Identifying the role of pachytene piRNAs in sperm function

NAISS 2023/6-366


NAISS Medium Storage

Principal Investigator:

Masomeh Askari


Stockholms universitet

Start Date:


End Date:


Primary Classification:

10614: Developmental Biology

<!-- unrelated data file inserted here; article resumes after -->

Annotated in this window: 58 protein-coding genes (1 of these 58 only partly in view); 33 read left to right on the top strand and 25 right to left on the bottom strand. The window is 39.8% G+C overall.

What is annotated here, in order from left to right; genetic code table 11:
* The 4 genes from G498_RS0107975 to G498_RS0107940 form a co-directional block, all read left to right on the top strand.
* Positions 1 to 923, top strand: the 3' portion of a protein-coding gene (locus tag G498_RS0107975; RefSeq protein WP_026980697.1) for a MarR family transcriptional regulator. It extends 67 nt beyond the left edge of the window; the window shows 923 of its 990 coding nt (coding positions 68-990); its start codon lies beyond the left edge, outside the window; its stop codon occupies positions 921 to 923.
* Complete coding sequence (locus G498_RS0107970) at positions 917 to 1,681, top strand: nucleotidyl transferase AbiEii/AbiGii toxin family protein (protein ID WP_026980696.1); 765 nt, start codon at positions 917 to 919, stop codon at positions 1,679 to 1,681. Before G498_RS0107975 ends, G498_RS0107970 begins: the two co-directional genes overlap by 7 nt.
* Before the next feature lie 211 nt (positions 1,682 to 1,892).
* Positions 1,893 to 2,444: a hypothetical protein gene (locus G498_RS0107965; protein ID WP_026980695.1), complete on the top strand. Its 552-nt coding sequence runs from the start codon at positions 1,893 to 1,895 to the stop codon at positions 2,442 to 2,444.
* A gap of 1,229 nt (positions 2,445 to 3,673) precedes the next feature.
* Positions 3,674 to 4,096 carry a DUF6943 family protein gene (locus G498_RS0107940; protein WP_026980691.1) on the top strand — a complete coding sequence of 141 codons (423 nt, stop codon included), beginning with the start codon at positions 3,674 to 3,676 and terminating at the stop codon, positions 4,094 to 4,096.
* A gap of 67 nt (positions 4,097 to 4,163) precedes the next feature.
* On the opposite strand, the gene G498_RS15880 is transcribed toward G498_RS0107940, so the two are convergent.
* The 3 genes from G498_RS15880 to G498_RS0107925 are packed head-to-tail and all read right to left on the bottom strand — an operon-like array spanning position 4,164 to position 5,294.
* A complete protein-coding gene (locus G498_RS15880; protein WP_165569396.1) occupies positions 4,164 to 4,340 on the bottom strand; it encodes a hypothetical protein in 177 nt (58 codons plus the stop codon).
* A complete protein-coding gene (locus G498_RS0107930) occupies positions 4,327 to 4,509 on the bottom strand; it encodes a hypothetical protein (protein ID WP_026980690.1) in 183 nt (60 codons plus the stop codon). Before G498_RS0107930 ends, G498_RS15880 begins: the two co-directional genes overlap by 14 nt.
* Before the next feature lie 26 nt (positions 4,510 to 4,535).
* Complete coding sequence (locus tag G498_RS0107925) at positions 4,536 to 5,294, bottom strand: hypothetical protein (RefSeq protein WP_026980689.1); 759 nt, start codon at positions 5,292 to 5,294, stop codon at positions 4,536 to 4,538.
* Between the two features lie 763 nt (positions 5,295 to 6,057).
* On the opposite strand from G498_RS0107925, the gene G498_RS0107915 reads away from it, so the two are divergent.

1. Introduction Obtaining insights into cellular complexity requires a thorough understanding of small silencing RNA pathways. Small silencing RNAs, characterized by their length of 21 to 35 nucleotides, have been classified into three prominent families: small interfering RNAs (siRNAs), microRNAs (miRNAs), and PIWI-interacting RNAs (piRNAs). The Argonaute family protein is comprised of AGO and PIWI clads proteins. AGO is loaded with miRNAs and siRNA whereas piRNAs are loaded into the PIWI clades protein. piRNA exhibits hallmark characteristics that set them apart from siRNAs and miRNAs: they mostly start with a uridine base and retain 2ʹ-O-methyl modifications at their 3ʹ termini[1]. A unique aspect of piRNAs biology emerges in placental mammals where approximately 100 genes are specifically expressed at the pachytene stage of meiosis I, resulting in the production of pachytene piRNAs. In adult mouse testis, pachytene piRNAs are the most abundant group of small RNAs. During the process of male gametogenesis, pachytene piRNAs regulate the formation of functional sperm by silencing specific mRNAs. Counterintuitively, genes producing pachytene piRNAs and pachytene piRNAs themselves are not conserved among placental mammals[2]. This raises the question of how spermatogenesis relies on RNA molecules whose sequences evolve rapidly. We hypothesize that rapid changes in pachytene piRNAs sequences result in silencing distinct sets of mRNAs in different species, therby probing the reproductive barrier between species, i.e., speciation. To address this question, we will use mouse sub-species (i.e., Mus musculus domesticus, Mus musculus musculus, and Mus musculus castaneus) that are geographically isolated and retain reproductive barriers between each other. The initial step is to map pachytene piRNA producing genes in mouse sub-species which involves sequncing large transcripts and piRNAs to demarcate transcripts producing pachytene piRNA. After defining pachytene piRNA-producing genes in mouse sub-species, we will perform comparative genome analyses to pinpoint species-specific pachytene piRNA genes. To further test our hypothesis that differences in piRNA sequences target different mRNAs, we perform degradome sequencing which enable us to capture piRNA-guided mRNA cleavage products. This comparative investigation, conducted between mouse subspecies, becomes imperative to elucidate the underlying mechanisms of genetic variation in pachytene piRNAs and its possible contribution to speciation and reproductive biology. 2. Research Objective The primary aim of this project is to examine the diverse sequences and expression profiles of pachytene piRNAs in placental mammals and to uncover the functional significance of pachytene piRNAs in germ cell biology by identifying their specific mRNA targets.